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Petitioner Fraile filed a civil case for Quieting of Title and Damages against
private respondents Angel T. Domingo and Benjamin T. Domingo, involving three
parcels of land registered in her name. Petitioner Fraile hired private respondent Atty.
Jorge Pascua as counsel for both civil cases. Subsequently, on June 2, 1998, the
respondent judge rendered a decision in favor of the respondent Domingos. Atty.
Pascua received a copy of the decision and on the last day for filing an appeal, filed a
Notice of Appeal and Motion for Reconsideration of the adverse decision.

In an Order dated July 23,1998, respondent judge dismissed the Notice of

Appeal and denied the Motion for Reconsideration for the following procedural
1. Lack of proof of service to the adverse party and written explanation
why service or filing thereof was not done personally, in violation of
Rule 13 of the 1997 Rules of Civil Procedure.
2. Lack of a notice of hearing, in violation of Rule 15 of the 1997 Rules
of Civil Procedure.
3. Failure to specify the court to which the appeal was being taken in the
Notice of Appeal, thereby failing to comply with Sec. 5, Rule 41 of the
1997 Rules of Civil Procedure.
4. Docketing fees were also not seasonably paid upon filing of the Notice
of Appeal.

On August 8, 1998, Atty. Pascua filed another Motion for Reconsideration, but
the motion was again denied for the same formal infirmities of the first Motion for
Reconsideration. As Atty. Pascua did not challenge the Orders dated July 23, 1998 and
August 8, 1998, the trial court issued on October 15, 1998 a Writ of Execution of the
June 2, 1998 decision. Consequently, the Register of Deeds of Nueva Ecija canceled
petitioner Fraile’s TCT’s over the subject parcels of land.

Appalled by the outcome of her cases, Fraile hired another lawyer, Atty. Renato
M. Esguerra, and subsequently filed with the Court of Appeals a petition for annulment
of the judgment citing the procedural lapses allegedly amounting to extrinsic fraud
committed by her previous counsel, Atty. Pascua. On March 10, 1999, the Court of
Appeals dismissed the petition on the ground that the negligence of Atty. Pascua did not
constitute extrinsic fraud, the remedy of Petition for Relief was not used in violation of
Sec. 2, Par. 2, Rule 47 of the 1997 Rules of Civil Procedure, and affidavits of witnesses
supporting her cause of action were not submitted by petitioner as required by Sec. 4,
Rule 47 of the 1997 Rules of Civil Procedure. The petitioner filed a Motion for
Reconsideration of the resolution, but this was likewise denied. Hence, the present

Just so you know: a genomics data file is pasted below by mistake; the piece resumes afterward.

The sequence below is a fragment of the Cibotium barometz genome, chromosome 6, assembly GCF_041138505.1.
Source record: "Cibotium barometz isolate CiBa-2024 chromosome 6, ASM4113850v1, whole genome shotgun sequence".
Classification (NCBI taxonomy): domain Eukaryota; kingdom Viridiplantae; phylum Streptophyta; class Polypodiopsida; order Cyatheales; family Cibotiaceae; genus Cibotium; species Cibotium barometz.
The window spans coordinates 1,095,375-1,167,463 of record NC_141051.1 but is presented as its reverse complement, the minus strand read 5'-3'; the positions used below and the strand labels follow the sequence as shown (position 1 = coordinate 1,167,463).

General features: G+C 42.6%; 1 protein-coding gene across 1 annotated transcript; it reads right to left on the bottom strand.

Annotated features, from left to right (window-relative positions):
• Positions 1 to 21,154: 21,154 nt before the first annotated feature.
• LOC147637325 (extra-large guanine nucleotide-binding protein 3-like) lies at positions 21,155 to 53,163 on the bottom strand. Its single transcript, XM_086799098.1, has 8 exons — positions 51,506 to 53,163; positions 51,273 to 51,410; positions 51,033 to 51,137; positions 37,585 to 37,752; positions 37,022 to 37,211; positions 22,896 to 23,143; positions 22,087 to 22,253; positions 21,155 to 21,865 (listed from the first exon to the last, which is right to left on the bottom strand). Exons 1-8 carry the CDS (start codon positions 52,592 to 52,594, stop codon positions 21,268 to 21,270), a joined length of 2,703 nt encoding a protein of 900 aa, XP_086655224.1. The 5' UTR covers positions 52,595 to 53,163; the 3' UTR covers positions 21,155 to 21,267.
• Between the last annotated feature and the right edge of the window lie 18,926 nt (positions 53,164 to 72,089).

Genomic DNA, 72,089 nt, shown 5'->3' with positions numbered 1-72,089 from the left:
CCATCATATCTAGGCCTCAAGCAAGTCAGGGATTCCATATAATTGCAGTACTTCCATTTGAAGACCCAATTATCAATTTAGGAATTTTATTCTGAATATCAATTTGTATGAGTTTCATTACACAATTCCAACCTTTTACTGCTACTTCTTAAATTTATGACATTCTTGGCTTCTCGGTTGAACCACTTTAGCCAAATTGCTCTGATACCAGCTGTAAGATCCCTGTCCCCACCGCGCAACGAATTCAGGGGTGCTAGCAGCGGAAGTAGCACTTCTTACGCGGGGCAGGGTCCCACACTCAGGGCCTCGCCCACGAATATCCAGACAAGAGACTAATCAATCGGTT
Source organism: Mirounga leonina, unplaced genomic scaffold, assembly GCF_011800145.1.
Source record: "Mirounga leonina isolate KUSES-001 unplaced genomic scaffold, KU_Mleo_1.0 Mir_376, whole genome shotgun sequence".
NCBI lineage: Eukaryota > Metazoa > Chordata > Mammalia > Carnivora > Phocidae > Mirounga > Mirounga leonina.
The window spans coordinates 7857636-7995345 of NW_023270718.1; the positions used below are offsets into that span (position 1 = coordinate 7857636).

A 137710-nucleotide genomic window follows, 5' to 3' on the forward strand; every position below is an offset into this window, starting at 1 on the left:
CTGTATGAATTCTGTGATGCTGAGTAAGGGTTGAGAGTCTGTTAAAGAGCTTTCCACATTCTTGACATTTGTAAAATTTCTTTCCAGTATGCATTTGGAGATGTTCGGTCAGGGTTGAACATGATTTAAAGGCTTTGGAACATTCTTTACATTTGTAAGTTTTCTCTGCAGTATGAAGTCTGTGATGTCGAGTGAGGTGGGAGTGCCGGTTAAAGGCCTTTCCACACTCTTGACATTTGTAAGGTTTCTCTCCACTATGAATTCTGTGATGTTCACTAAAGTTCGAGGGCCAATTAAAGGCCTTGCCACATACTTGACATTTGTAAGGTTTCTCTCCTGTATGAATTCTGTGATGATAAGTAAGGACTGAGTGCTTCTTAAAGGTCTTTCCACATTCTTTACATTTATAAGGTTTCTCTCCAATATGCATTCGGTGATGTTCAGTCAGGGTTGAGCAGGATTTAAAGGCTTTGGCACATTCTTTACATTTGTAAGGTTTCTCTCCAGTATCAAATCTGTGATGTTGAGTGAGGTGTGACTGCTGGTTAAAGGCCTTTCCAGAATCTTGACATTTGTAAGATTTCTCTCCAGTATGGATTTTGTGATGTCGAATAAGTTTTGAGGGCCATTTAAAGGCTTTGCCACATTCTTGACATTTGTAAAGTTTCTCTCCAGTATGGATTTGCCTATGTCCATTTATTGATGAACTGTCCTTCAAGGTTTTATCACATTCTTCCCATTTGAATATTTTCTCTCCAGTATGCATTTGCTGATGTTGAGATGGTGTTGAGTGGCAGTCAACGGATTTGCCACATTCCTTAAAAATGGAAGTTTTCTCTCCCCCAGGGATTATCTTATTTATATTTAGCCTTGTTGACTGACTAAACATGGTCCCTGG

petition for review on certiorari. Petitioner contended that the appellate court gravely
erred in holding that the acts or omissions or procedural lapses of Atty. Jorge Pascua in
handling his case were not gross and palpable enough as to constitute extrinsic fraud.

Whether or not the honorable court of appeals gravely erred in holding that the
acts or omissions or procedural lapses by Atty. Jorge Pascua in the handling of
petitioner's case are not gross and palpable enough as to constitute extrinsic fraud.

No. The Supreme Court denied the petition and affirmed the resolutions of the
Court of Appeals. The Court ruled that in order for fraud to serve as basis for annulment
of a judgment, it must be extrinsic or collateral in character, otherwise there would be no
end to litigations.

Extrinsic fraud refers to any fraudulent act of the prevailing party, which is
committed outside the trial of the case, whereby the defeated party has been prevented
from exhibiting fully his side of the case, by fraud or deception practiced on him by his
opponent. It refers to some act or conduct of the prevailing party, which has prevented
the aggrieved party from having a trial or presenting his case to the court, or was used
to procure judgment without a fair submission of the controversy. The Court also
emphasized that it has previously ruled that the fraud must be committed by the
adverse party and not by one's own counsel.

Petitioner's allegation that the acts of Atty. Pascua constitute extrinsic fraud
deliberately done in connivance with private respondents Angel and Benjamin Domingo,
designed to defeat the cause of herein petitioner and to deprive her of her right to due
process was merely a conclusion drawn by petitioner Fraile and did not find support in
the evidence on record. To impute negligence on her counsel is one thing, to prove that
such negligence was in collusion with the private respondents is another.